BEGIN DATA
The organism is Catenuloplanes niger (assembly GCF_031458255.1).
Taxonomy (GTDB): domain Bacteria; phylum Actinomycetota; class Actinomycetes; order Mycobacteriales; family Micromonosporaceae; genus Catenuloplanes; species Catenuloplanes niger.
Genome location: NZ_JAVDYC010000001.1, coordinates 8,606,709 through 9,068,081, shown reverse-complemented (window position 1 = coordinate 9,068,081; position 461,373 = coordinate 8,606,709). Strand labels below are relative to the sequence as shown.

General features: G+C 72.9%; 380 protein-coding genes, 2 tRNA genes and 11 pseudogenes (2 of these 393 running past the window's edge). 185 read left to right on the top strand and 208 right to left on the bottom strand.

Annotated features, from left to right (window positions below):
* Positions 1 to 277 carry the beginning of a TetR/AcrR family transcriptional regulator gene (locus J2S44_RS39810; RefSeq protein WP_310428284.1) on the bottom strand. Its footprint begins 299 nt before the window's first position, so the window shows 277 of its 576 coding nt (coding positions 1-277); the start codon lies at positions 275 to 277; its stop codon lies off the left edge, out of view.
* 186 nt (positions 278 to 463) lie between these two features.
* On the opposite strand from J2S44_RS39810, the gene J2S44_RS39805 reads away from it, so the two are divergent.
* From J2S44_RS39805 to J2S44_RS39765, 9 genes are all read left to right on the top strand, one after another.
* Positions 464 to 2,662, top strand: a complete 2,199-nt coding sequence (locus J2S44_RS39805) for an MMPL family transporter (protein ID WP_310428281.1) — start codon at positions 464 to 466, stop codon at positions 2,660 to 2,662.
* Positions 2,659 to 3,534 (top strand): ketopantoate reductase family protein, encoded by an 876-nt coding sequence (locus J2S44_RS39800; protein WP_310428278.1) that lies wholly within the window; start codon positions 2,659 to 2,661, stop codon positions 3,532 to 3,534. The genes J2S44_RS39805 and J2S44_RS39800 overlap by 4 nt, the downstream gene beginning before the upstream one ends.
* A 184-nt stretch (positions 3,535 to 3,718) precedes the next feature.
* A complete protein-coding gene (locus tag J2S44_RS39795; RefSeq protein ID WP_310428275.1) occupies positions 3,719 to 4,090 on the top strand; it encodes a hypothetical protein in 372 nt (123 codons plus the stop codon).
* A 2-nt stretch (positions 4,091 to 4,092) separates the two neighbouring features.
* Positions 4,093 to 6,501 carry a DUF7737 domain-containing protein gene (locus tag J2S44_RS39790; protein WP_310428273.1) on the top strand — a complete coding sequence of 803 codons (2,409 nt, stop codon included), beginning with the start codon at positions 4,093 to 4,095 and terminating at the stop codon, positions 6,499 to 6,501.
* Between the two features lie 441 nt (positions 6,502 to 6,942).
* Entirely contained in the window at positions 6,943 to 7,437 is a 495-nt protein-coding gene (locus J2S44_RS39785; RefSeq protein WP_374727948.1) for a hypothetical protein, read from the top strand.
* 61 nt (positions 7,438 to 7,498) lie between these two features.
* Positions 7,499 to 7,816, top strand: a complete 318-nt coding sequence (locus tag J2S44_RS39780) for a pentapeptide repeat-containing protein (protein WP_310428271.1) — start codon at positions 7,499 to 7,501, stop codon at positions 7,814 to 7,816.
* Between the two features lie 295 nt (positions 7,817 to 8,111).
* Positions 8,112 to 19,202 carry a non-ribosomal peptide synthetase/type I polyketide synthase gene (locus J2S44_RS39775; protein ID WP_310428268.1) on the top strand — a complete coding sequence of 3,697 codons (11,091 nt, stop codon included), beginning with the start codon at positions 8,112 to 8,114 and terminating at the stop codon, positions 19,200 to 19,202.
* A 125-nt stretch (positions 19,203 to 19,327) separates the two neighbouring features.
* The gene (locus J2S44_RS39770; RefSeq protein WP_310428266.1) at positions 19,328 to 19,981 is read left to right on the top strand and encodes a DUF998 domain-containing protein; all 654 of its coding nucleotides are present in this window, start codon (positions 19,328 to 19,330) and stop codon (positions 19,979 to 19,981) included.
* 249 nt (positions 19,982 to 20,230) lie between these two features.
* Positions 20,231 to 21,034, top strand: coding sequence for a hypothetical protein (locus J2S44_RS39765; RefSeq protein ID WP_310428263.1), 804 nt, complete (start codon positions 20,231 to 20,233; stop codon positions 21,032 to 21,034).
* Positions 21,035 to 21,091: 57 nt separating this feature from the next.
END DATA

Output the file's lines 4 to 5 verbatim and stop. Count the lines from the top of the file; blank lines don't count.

General features: G+C 72.9%; 380 protein-coding genes, 2 tRNA genes and 11 pseudogenes (2 of these 393 running past the window's edge). 185 read left to right on the top strand and 208 right to left on the bottom strand.

Annotated features, from left to right (window positions below):